Subjective Quality of Life Assessment in Therapeutic Trials: Presentation of a New Instrument in France (SQLP: Subjective Quality of Life Profile) and First Results
In therapeutic trials, quality of life studies are usually based on a health model which results in a restrictive view. Therefore, it is important to clearly define the concept of the quality of life, since ambiguous concepts can alter the results. The key to this problem is the clear distinction between the two components of the quality of life, i.e., subjective and objective. The latter component is the only one considered in the current medical approach.
The use of the subjective quality of life introduces a number of methodological problems not found when the objective quality of life is assessed, and thus requires a specific model which can be derived from the model of “life goals” used by sociologists. This model is presented here and illustrated with some results obtained with a new questionnaire, the Subjective Quality of Life Profile (SQLP). We suggest that both subjective and objective quality of life studies should be considered in order to emphasize the humanistic approach to therapeutic indications.
KeywordsTherapeutic Trial Subjective Quality Life Assessment Objective Quality Multiple Correspondence Analysis
Unable to display preview. Download preview PDF.
- Andrews FM, Witney SB (1976) Social indicators of well-being: American’s perception of life quality. New York, Plenum PressGoogle Scholar
- Benzecri JP (1979) L’analyse des données. Dunod 3°edGoogle Scholar
- Bergner M (1987) Development, testing and use of the Sickness Impact Profile. In: Walker SR, Rosser RM (eds) Quality of life: assessment and application. MTP Press Limited, Lancaster, Boston, The Hague, DordrechtGoogle Scholar
- Bernheim JL, Buyse M (1983) The anamnestic comparative self-assessment for measuring the subjective quality of life of cancer patients. J Psychol Soc 14: 25.38Google Scholar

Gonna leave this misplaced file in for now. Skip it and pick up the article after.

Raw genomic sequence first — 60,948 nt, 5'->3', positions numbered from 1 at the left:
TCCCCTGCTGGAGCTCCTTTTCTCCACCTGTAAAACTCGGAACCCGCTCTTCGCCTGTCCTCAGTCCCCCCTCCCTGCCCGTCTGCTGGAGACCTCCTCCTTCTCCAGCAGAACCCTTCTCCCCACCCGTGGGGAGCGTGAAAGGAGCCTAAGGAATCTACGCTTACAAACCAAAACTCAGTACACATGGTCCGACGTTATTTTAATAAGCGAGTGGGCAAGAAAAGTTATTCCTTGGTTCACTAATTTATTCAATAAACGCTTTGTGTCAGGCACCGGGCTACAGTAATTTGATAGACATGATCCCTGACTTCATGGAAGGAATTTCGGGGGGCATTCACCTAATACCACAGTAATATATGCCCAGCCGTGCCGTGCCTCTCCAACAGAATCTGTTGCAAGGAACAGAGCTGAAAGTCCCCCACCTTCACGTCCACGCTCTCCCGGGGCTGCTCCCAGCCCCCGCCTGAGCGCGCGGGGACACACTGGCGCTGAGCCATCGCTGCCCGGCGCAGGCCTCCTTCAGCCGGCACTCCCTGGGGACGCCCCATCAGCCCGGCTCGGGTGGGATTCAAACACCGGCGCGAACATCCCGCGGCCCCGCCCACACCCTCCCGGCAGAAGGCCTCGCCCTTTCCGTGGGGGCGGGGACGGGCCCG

- Cella DF, Tulsky DS (1991) Measuring quality of life today: methodological aspects (Appendix pp 209–232). Oncology 4: 29–38Google Scholar
- Chambers LW (1987) The McMaster Health Index questionnaire: an update. In: Walker SR, Rosser RM (eds) Quality of life: assessment and application. MTP Press Limited, Lancaster, Boston, The Hague, DordrechtGoogle Scholar
- Gerin P, Dazord A, Boissel JP, Hanauer MT (1990) Assessment of quality of life in therapeutic trials. In: Strauch G, Husson JM (eds) Recent trends in clinical pharmacology.EDITIONS INSERM, 186: 143–163Google Scholar
- Joyce CRB (1987) Quality of life: the state of the art in clinical assessment. In: Walker SR, Rosser RM (eds) Quality of life: assessment and application. MTP Press, Limited, Lancaster, Boston, The Hague, DordrechtGoogle Scholar
- Karnofsky DA, Burchenal JH (1949) The clinical evaluation of chemotherapeutic agents against cancer. In: McLeod CM (ed) Evaluation of chemotherapeutic agents. New York, Columbia University PressGoogle Scholar
- Luborsky L, Crits-Cristoph P, Alexander L, Margolis M, Cohen M (1983) Two helping alliance methods of predicting outcomes of psychotherapy: a counting signs versus a global rating method. J Nervous Mental Dis 171: 590–603Google Scholar
- McEwen J (1987) The Nottingham Health Profile: In: Walker SR, Rosser RM (eds) Quality of life: assessment and application. MTP Press Limited, Lancaster, Boston, The Hague, DordrechtGoogle Scholar
- Scheffé H (1959) The analysis of variance. New York, WileyGoogle Scholar
- Siegel S (1956) Nonparametric statistics for behavioral sciences. MCGraw-Hill, New YorkGoogle Scholar